Protocol Compliance

Housing providers will continue to receive new disrepair claims. Throughout the disruption caused by coronavirus, landlords will still be expected to respond to these claims and comply with the Pre-Action Protocol for Housing Conditions Claims whilst doing so. We address the issue of disclosure in particular below.

Letters of claim will continue to be sent by post to your Registered Office, and the deadlines will run from the date of deemed service. Ensure you have systems to enable you to scan correspondence and forward it to the responsible officer who will handle the claim so deadlines are met.

Under the Protocol, the deadline for disclosure is 20 working days from deemed service of a letter of claim (2 working days after it is sent). So, for example, a letter dated 2 March 2020 would be deemed served on 4 March 2020 and disclosure would therefore be due by 1 April 2020. All housing providers must continue to comply with the Protocol and so landlords should begin preparing now.

Failure to meet deadlines often result in the issuing of further applications to court by tenant’s solicitors which in turn will lead to unnecessary costs orders against landlords.

Therefore, all records, particularly relating to customer contact and repair logs, should be held electronically. If required, this will allow for such documentation to be redacted for GDPR purposes remotely and disclosed to the tenant’s solicitor simply and efficiently.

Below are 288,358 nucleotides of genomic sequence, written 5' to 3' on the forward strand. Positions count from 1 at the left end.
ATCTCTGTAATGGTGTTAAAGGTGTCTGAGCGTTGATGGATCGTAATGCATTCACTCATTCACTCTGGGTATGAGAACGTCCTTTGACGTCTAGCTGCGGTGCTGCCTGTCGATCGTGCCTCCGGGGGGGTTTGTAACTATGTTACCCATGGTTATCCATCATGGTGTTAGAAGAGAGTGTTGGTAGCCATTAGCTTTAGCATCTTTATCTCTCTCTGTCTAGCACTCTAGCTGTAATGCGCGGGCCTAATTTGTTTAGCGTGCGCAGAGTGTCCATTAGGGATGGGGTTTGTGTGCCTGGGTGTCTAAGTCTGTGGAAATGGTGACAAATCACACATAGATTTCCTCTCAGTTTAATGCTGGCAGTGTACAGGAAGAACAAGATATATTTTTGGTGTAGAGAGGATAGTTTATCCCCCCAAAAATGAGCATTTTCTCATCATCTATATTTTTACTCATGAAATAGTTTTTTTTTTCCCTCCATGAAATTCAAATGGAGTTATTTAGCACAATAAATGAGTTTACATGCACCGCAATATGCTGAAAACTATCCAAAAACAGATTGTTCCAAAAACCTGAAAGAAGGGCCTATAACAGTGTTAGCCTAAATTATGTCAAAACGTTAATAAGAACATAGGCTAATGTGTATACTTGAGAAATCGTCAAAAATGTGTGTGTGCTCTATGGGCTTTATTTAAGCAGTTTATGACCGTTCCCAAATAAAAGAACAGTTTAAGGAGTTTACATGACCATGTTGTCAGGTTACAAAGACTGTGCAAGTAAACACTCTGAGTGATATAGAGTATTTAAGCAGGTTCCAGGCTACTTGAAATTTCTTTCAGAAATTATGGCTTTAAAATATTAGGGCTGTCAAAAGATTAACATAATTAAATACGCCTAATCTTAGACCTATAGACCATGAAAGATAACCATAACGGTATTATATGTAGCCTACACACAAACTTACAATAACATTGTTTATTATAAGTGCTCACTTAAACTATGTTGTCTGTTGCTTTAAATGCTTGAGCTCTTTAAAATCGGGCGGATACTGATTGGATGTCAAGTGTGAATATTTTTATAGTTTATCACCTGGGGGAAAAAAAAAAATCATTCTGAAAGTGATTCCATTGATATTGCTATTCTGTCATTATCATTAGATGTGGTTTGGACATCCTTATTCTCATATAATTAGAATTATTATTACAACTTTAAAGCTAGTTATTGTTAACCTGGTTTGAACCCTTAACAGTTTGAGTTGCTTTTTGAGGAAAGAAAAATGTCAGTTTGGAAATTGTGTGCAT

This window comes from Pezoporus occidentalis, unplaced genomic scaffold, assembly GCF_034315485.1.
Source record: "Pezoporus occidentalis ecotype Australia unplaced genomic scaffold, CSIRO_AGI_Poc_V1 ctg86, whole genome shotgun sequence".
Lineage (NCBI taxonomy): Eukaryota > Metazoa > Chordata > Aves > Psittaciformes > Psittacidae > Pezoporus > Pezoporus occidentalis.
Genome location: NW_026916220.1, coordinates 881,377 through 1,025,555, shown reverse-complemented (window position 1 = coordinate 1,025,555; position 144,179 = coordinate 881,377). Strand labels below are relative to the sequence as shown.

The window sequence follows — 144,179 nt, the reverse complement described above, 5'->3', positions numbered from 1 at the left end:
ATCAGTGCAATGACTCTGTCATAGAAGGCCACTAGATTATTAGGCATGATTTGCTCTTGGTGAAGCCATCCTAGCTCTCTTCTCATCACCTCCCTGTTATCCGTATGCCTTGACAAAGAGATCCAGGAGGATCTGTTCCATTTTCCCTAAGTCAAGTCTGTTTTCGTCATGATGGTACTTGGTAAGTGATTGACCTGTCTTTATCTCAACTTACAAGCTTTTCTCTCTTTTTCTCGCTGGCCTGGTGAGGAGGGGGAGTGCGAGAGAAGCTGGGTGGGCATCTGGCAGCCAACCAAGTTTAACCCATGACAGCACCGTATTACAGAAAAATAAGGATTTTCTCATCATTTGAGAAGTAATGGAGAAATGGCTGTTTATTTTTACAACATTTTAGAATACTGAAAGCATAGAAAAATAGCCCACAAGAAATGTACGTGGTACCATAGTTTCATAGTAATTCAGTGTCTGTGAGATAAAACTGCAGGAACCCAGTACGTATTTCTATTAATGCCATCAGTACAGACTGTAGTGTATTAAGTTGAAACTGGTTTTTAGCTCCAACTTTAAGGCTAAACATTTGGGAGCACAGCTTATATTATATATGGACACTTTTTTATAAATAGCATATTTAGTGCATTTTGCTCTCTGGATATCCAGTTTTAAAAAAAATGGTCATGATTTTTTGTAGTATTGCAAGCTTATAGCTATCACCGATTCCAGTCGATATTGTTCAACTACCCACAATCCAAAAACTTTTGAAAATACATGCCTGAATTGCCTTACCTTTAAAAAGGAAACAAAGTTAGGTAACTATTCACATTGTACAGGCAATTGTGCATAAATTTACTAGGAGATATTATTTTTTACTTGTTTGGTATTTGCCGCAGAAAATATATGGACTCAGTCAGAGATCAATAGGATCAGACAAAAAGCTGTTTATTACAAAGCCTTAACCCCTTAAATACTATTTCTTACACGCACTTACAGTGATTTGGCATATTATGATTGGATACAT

Remember it is possible to request an extension to all Protocol deadlines and it is inevitable in these unusual times, this will need to be utilised, and should not be refused. Request extensions to deadlines at the earliest opportunity to enable an achievable timescale. It would be a difficult lawyer that would not agree to such a request.

How does this protect businesses entering into an insolvency process?

The Act is intended to facilitate the rescue of businesses that are in financial difficulty by preventing suppliers from invoking certain termination clauses under a supply contract, and therefore maintaining supply of goods and services to the business whilst plans to save the business can be considered.

Supply contracts often contain a clause enabling them to terminate the contract, or take other steps such as requiring payment in advance,  in the event that the customer enters an insolvency procedure.